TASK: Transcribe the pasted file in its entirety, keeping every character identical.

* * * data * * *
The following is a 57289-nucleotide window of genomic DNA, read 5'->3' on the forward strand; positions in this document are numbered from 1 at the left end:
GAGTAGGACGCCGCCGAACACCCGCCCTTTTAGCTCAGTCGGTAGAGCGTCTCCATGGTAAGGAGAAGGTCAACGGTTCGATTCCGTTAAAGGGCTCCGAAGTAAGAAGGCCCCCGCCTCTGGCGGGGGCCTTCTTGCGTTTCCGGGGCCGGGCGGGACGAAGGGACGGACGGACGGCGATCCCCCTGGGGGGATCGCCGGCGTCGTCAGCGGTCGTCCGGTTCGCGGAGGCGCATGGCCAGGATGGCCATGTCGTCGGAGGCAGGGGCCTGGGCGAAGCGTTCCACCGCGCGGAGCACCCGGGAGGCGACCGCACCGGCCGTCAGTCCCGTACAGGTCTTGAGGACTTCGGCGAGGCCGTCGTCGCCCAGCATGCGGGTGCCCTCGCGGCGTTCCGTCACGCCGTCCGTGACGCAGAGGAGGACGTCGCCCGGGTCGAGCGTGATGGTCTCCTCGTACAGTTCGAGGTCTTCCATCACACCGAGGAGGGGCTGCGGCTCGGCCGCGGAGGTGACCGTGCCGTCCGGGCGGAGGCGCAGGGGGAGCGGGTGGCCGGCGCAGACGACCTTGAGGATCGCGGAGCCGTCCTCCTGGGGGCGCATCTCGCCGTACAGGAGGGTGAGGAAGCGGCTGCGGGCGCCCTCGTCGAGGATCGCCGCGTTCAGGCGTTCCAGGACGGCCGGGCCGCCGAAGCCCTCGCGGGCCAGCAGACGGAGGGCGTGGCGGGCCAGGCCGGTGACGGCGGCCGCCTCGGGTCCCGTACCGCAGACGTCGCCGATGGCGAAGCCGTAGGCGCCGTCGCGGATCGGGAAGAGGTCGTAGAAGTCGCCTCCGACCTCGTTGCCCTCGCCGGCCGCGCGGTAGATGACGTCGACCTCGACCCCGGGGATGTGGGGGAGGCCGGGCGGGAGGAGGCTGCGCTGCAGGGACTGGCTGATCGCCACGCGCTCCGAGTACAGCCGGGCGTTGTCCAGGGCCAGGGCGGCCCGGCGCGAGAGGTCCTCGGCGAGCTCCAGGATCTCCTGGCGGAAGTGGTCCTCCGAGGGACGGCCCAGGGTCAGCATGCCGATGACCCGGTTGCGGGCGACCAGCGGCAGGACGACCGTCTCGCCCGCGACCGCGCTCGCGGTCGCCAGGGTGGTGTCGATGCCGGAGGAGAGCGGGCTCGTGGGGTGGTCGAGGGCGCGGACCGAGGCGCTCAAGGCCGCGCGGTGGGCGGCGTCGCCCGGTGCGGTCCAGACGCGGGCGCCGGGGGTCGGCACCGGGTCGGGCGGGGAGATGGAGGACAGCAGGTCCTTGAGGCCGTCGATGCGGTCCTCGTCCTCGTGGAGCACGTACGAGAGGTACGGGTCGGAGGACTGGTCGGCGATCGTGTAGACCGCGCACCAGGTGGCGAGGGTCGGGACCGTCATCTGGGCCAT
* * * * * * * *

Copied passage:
The following is a 57289-nucleotide window of genomic DNA, read 5'->3' on the forward strand; positions in this document are numbered from 1 at the left end:
GAGTAGGACGCCGCCGAACACCCGCCCTTTTAGCTCAGTCGGTAGAGCGTCTCCATGGTAAGGAGAAGGTCAACGGTTCGATTCCGTTAAAGGGCTCCGAAGTAAGAAGGCCCCCGCCTCTGGCGGGGGCCTTCTTGCGTTTCCGGGGCCGGGCGGGACGAAGGGACGGACGGACGGCGATCCCCCTGGGGGGATCGCCGGCGTCGTCAGCGGTCGTCCGGTTCGCGGAGGCGCATGGCCAGGATGGCCATGTCGTCGGAGGCAGGGGCCTGGGCGAAGCGTTCCACCGCGCGGAGCACCCGGGAGGCGACCGCACCGGCCGTCAGTCCCGTACAGGTCTTGAGGACTTCGGCGAGGCCGTCGTCGCCCAGCATGCGGGTGCCCTCGCGGCGTTCCGTCACGCCGTCCGTGACGCAGAGGAGGACGTCGCCCGGGTCGAGCGTGATGGTCTCCTCGTACAGTTCGAGGTCTTCCATCACACCGAGGAGGGGCTGCGGCTCGGCCGCGGAGGTGACCGTGCCGTCCGGGCGGAGGCGCAGGGGGAGCGGGTGGCCGGCGCAGACGACCTTGAGGATCGCGGAGCCGTCCTCCTGGGGGCGCATCTCGCCGTACAGGAGGGTGAGGAAGCGGCTGCGGGCGCCCTCGTCGAGGATCGCCGCGTTCAGGCGTTCCAGGACGGCCGGGCCGCCGAAGCCCTCGCGGGCCAGCAGACGGAGGGCGTGGCGGGCCAGGCCGGTGACGGCGGCCGCCTCGGGTCCCGTACCGCAGACGTCGCCGATGGCGAAGCCGTAGGCGCCGTCGCGGATCGGGAAGAGGTCGTAGAAGTCGCCTCCGACCTCGTTGCCCTCGCCGGCCGCGCGGTAGATGACGTCGACCTCGACCCCGGGGATGTGGGGGAGGCCGGGCGGGAGGAGGCTGCGCTGCAGGGACTGGCTGATCGCCACGCGCTCCGAGTACAGCCGGGCGTTGTCCAGGGCCAGGGCGGCCCGGCGCGAGAGGTCCTCGGCGAGCTCCAGGATCTCCTGGCGGAAGTGGTCCTCCGAGGGACGGCCCAGGGTCAGCATGCCGATGACCCGGTTGCGGGCGACCAGCGGCAGGACGACCGTCTCGCCCGCGACCGCGCTCGCGGTCGCCAGGGTGGTGTCGATGCCGGAGGAGAGCGGGCTCGTGGGGTGGTCGAGGGCGCGGACCGAGGCGCTCAAGGCCGCGCGGTGGGCGGCGTCGCCCGGTGCGGTCCAGACGCGGGCGCCGGGGGTCGGCACCGGGTCGGGCGGGGAGATGGAGGACAGCAGGTCCTTGAGGCCGTCGATGCGGTCCTCGTCCTCGTGGAGCACGTACGAGAGGTACGGGTCGGAGGACTGGTCGGCGATCGTGTAGACCGCGCACCAGGTGGCGAGGGTCGGGACCGTCATCTGGGCCAT